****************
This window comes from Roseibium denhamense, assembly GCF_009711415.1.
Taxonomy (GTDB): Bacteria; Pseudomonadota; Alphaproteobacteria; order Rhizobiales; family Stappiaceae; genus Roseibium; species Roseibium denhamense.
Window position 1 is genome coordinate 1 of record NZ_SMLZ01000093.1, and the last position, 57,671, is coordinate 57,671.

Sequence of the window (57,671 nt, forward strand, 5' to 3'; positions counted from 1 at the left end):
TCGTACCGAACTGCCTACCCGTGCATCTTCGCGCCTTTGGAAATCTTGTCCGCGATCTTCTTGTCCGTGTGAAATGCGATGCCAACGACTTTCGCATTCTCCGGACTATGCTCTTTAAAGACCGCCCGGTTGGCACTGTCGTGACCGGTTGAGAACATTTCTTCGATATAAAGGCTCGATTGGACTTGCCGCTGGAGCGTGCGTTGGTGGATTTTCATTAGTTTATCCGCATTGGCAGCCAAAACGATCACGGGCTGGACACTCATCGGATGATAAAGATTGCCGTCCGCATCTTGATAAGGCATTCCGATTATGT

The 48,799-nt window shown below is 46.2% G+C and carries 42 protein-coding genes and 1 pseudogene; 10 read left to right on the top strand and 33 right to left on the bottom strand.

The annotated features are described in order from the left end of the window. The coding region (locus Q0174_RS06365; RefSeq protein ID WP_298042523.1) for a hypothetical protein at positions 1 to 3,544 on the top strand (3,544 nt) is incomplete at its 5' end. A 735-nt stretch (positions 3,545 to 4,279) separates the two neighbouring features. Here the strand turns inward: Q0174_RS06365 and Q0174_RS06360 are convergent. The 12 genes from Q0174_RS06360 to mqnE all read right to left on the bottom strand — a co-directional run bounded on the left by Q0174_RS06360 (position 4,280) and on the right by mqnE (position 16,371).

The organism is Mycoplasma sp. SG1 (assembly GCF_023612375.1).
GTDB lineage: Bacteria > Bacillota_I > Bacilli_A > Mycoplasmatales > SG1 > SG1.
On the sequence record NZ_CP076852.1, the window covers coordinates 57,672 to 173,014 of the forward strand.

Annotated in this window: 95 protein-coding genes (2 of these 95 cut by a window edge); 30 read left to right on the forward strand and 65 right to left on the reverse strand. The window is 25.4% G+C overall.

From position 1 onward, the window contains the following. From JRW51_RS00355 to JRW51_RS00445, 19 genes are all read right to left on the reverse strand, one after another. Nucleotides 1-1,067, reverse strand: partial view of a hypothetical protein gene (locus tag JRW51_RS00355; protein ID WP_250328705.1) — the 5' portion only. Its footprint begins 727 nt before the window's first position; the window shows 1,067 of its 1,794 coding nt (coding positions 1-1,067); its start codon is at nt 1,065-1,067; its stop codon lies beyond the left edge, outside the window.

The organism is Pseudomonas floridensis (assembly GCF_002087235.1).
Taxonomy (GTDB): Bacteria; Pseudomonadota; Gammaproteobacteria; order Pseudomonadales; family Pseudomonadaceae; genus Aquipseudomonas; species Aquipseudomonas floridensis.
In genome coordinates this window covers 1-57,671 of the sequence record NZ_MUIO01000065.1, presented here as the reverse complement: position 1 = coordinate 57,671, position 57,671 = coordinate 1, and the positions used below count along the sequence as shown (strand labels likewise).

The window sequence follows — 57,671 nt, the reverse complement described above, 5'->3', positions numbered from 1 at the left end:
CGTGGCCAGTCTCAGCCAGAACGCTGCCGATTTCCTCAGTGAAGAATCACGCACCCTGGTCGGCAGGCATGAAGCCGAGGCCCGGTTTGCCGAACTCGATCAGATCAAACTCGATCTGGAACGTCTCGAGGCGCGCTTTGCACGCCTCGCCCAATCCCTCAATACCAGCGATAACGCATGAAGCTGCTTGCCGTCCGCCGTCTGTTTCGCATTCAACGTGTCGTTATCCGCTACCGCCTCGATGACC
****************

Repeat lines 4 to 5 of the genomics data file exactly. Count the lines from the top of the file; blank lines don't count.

Sequence of the window (57,671 nt, forward strand, 5' to 3'; positions counted from 1 at the left end):
TCGTACCGAACTGCCTACCCGTGCATCTTCGCGCCTTTGGAAATCTTGTCCGCGATCTTCTTGTCCGTGTGAAATGCGATGCCAACGACTTTCGCATTCTCCGGACTATGCTCTTTAAAGACCGCCCGGTTGGCACTGTCGTGACCGGTTGAGAACATTTCTTCGATATAAAGGCTCGATTGGACTTGCCGCTGGAGCGTGCGTTGGTGGATTTTCATTAGTTTATCCGCATTGGCAGCCAAAACGATCACGGGCTGGACACTCATCGGATGATAAAGATTGCCGTCCGCATCTTGATAAGGCATTCCGATTATGT